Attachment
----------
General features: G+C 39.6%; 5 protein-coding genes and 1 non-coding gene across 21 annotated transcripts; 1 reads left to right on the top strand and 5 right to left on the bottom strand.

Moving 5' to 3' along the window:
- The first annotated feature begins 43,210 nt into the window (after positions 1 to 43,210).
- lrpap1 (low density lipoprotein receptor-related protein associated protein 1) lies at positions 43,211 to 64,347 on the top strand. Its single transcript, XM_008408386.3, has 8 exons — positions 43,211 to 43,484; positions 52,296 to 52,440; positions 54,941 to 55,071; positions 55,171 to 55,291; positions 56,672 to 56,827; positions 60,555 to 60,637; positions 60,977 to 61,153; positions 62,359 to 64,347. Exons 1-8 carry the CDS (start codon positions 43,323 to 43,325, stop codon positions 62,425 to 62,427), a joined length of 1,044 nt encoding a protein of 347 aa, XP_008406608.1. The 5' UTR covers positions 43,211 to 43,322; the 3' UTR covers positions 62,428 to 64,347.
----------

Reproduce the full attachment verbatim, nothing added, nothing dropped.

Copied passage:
General features: G+C 39.6%; 5 protein-coding genes and 1 non-coding gene across 21 annotated transcripts; 1 reads left to right on the top strand and 5 right to left on the bottom strand.

Moving 5' to 3' along the window:
- The first annotated feature begins 43,210 nt into the window (after positions 1 to 43,210).
- lrpap1 (low density lipoprotein receptor-related protein associated protein 1) lies at positions 43,211 to 64,347 on the top strand. Its single transcript, XM_008408386.3, has 8 exons — positions 43,211 to 43,484; positions 52,296 to 52,440; positions 54,941 to 55,071; positions 55,171 to 55,291; positions 56,672 to 56,827; positions 60,555 to 60,637; positions 60,977 to 61,153; positions 62,359 to 64,347. Exons 1-8 carry the CDS (start codon positions 43,323 to 43,325, stop codon positions 62,425 to 62,427), a joined length of 1,044 nt encoding a protein of 347 aa, XP_008406608.1. The 5' UTR covers positions 43,211 to 43,322; the 3' UTR covers positions 62,428 to 64,347.